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Active Directory Users Regenerate

Posted on 2011-09-03
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Last Modified: 2012-12-16
I have a Windows 2003 server. It is a domain controller and Exchange 2003 host. I believe the security of this box has been compromised but I cannot find the root cause. Virus scans are clean. The problem relates to two user accounts that I cannot keep disabled or removed. The accounts are “Guest” and “Support_#######” (where ###### is a hex string). If I rename the Guest account, a new and clean “Guest” account is automatically recreated if I reboot the server or log in via RDP. The same is true of the “Support_########” account. What is more disturbing is that both of these accounts are automatically added to the Administrators group and Remote Desktop Users group. If I disable these accounts, they re-enable themselves. I know that typically the “Support_######” account is related to Remote Assistance, but that option is not enabled on this server. I do not want Guest or Support_####### to have any admin rights and would ideally like them to just go away. Any help would be appreciated.
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Question by:smcotton
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snusgubben earned 2000 total points
ID: 36478691
Open "msconfig" and look for suspicious entries in the Start Up (tab).

Try Malware Bytes and see if that finds any malware on the host.

http://www.malwarebytes.org/
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Expert Comment

by:ArneLovius
ID: 36478883
Could these accounts be set through a GPO ?
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Author Comment

by:smcotton
ID: 36478925
Nothing unusual in msconfig, or registry Run, or Startup folder, or scheduled events. Malwarebytes found three objects and removed them:

HKEY_CURRENT_USER\SOFTWARE\Microsoft\Windows\CurrentVersion\Explorer\Advanced\Start_ShowMyDocs (PUM.Hijack.StartMenu) -> Bad: (0) Good: (1) -> Quarantined and deleted successfully.
c:\program files\getdislike\uninstall.exe (Trojan.FakeAlert) -> Quarantined and deleted successfully.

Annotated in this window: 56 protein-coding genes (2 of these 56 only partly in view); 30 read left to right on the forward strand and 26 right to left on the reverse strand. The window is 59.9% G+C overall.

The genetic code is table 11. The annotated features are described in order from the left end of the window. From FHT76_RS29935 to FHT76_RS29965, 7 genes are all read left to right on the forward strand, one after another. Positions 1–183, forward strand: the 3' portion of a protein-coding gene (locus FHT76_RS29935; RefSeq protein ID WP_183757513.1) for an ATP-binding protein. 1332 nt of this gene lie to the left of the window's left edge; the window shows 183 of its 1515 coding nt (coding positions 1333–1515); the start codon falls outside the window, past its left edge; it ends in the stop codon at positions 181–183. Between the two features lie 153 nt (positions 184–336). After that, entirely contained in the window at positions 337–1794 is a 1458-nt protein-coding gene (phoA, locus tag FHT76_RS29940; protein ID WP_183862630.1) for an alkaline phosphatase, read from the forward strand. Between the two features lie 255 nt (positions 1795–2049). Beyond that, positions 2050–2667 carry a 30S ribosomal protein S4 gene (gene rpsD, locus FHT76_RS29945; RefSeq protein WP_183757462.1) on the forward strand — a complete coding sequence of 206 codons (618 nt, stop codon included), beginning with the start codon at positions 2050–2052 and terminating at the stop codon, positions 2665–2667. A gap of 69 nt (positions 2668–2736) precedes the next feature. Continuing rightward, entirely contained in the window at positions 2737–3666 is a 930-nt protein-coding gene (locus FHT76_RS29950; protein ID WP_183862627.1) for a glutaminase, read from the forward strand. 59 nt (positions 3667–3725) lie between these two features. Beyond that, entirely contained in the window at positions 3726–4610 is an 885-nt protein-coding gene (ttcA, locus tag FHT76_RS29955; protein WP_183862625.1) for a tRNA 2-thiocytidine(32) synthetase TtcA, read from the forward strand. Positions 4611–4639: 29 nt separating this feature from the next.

c:\WINDOWS\system32\mmso.dll (Trojan.FakeMS.Gen) -> Quarantined and deleted successfully.

Problem still remains. New scan come up clean.

Not sure where in the GPO I would look for setting to set up accounts like this. But it’s important to note that the renamed Guest account is still considered a system account while the guest account that gets recreated each time is easily deleted.
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LVL 21

Expert Comment

by:snusgubben
ID: 36479696
It sounds like you're dealing with a rootkit (http://www.experts-exchange.com/Virus_and_Spyware/Anti-Virus/A_2245-Anti-rootkit-software.html).

You should ask a moderator to add your question to the anti-virus zone.
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Expert Comment

by:MidnightOne
ID: 36480734
I would HIGHLY recommend you use an independent (read: Never connected to that network) system to grab Kaspersky Rescue Disk.

Once the ISO is burned to a CD:
Boot from this CD
Let is auto-configure the network card
Update its definitions
Scan server

Its going to take a couple of hours to do this, so patience is a requirement. Once done, scan it again to make sure.
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Author Comment

by:smcotton
ID: 36497818
I have isolated the server in question to prevent communication (except smtp and imap). I need to take the steps mentioned above but this is a valued production server so I need to do this off hours. Will post again here shortly.
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Expert Comment

by:snusgubben
ID: 36501516
If you do a clean up on a compromised server, I would never "trust" it again. I would create a new server and move the roles (ie. a dedicated DC and a dedicated Exchange). Then re-install the old one.

Also an important step would be to find out why the server was compromised in the first place.
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Author Comment

by:smcotton
ID: 36517112
After a thorough review of the registry, I found entries which clearly activated the background processes which extended the compromise. I removed the entries along with several exe's, residual directories and questionable profiles. Several reboots later and I have no unwanted activity. Will monitor the server for a period to verify the threat is dead.
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Expert Comment

by:Pber
ID: 38695494
This question has been classified as abandoned and is closed as part of the Cleanup Program. See the recommendation for more details.
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